To mark the start of the trans-Tasman bubble, here are some of the best things to do in New Zealand in winter. Most attractions, activities and locations are open all year and tend to be quieter during the down season.
Canoe the Whanganui river
The most popular section of the river to canoe is Whakahoro to Pipiriki and can be completed in three days. It’s part of the Department of Conservation’s ‘Great Walk’ network and you’ll be enchanted as you paddle (or float) past rugged terrain covered in lush native forest.
The three-day trip includes around 15 hours of paddling and 1.5 hours of walking.
It’s an easy trip, the Canadian canoes used are well suited for both the rapids and the long still water of the gorges, and they hold plenty of gear.
You’ll receive dry barrels for your belongings, I recommended taking some tape and stick a list of what’s inside each tub to the top to save you rummaging through each one to find your torch.
Read more: Max and Jenny sail the sounds of New Zealand
If you go at the start of winter, you’ll likely have the river and the huts to yourself, and it won’t be too cold. Whenever you go, you’ll need some warm clothes, sleeping bags and a bunch of enthusiasm.
Soak in hot springs
If you’re keen to move on from the Central North Island, Rotorua is particularly famous for its hot springs with just about every accommodation offering private spa pools filled by a natural spring.
Down south, the Hamner Springs spa complex is one of the region’s top attractions and only a 90-minute drive from Christchurch.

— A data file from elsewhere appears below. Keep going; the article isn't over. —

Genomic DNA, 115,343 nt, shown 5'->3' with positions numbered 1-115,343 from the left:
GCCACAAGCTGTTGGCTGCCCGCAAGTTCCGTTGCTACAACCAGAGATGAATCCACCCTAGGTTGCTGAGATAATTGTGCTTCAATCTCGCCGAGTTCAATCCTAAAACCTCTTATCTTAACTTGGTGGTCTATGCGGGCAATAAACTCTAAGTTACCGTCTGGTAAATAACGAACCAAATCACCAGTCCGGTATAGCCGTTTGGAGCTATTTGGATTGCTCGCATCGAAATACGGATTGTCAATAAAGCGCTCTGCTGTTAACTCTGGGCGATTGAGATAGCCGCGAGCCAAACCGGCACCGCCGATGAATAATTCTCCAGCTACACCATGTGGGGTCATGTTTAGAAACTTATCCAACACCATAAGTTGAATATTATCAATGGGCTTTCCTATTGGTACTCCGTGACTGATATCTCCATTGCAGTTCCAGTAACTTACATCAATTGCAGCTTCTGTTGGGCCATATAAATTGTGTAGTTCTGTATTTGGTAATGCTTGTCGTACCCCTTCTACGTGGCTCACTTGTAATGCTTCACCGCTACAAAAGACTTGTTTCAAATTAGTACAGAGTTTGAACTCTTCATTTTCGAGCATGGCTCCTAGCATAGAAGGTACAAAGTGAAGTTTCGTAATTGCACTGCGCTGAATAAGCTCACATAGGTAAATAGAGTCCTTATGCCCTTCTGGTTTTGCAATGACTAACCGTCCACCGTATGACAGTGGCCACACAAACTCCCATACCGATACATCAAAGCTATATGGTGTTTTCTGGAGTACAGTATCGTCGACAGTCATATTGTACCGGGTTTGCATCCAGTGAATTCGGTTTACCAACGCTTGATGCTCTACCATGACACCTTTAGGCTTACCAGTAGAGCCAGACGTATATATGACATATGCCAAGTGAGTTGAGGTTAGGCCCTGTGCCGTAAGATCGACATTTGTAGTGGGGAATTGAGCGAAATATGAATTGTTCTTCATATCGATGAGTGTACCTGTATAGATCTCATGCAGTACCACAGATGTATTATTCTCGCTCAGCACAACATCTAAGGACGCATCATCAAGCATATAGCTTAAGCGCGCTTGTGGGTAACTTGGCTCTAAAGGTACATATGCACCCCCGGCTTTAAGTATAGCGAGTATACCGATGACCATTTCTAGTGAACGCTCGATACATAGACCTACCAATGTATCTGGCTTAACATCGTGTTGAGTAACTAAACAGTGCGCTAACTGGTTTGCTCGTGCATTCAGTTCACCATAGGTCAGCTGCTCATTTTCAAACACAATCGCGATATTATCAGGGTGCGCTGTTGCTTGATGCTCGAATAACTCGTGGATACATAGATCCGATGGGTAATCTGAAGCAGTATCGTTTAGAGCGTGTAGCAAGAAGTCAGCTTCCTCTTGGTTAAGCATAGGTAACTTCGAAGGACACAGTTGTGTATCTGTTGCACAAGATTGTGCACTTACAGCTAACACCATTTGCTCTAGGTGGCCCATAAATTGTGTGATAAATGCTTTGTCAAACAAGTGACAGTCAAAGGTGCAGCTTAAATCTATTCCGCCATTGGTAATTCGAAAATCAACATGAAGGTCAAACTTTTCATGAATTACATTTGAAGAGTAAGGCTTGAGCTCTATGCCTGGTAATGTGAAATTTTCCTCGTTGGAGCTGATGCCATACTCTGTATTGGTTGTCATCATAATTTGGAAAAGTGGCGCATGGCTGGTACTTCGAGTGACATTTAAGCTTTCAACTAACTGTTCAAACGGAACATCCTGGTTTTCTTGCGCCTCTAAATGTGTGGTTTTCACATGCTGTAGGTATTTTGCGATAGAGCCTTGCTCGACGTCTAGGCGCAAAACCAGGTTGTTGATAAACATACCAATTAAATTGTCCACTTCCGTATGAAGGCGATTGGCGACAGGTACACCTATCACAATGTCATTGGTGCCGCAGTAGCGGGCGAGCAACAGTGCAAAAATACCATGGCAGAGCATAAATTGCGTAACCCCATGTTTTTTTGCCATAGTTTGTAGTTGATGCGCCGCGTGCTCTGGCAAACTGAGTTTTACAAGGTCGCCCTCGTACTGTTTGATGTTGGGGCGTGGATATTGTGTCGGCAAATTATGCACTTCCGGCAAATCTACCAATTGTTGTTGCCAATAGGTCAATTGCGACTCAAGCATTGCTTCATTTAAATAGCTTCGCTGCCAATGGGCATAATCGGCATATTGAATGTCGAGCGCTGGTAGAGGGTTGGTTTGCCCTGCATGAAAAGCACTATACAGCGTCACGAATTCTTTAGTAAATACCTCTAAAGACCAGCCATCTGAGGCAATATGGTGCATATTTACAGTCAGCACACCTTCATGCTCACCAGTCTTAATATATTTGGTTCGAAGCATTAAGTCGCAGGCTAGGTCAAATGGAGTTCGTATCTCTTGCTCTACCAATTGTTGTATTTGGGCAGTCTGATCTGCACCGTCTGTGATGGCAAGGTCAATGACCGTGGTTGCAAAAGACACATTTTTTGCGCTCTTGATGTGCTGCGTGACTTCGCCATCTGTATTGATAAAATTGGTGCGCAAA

Kaikoura sits on the northwest coast of the South Island and is one of the prime whale-watching spots. Autumn and winter are great seasons for whale watching but the majestic creatures are at the peak of their migration period in July.
You’ll often get to see an assortment of whales such as humpbacks, pilot whales, blue whales and southern right whales. The elusive sperm whale has even made appearances in Kaikoura.
It’s common to see other marine animals, too, such as fur seals, dolphins, and albatross.
Other places to catch sight of the whales include Wellington and Picton.
Marlborough, at the top of the South Island, is New Zealand’s largest wine-producing region and is home to some of the land’s most famous white wines.
Most of its wineries can be reached from the city of Blenheim, just 20 minutes from the stunning Marlborough Sounds.
If reds are more your thing, pinot noir flourishes in the Central Otago region, with a range of stunning expressions being crafted in the numerous sub-regions.
Hit the slopes
Popular South Island fields include Cardrona, Mount Hutt and Treble Cone, with Mt. Ruapehu the one to check out on the North Island. And if skiing or snowboarding is a tad too adventurous, many fields offer other winter activities such as snowshoeing, sightseeing and tobogganing.
Plan a trip after the mid-July school holidays to dodge the crowds and enjoy the best chances of dry powder.
Celebrate the Maori New Year
Matariki is a special occasion in the New Zealand calendar that marks the start of the Maori New Year. It’s signified by the Matariki cluster of stars reappearing in the night sky and is a time of celebration and reflection.
Various community festivities are held each year, which usually include dawn ceremonies, cultural performances, art exhibitions and the sharing of local myths and legends.
Have you visited New Zealand in winter? What’s your favourite thing to do? Do you have plans to go to NZ and make the most of the trans-Tasman bubble?
If you enjoy our content, don’t keep it to yourself. Share our free eNews with your friends and encourage them to sign up.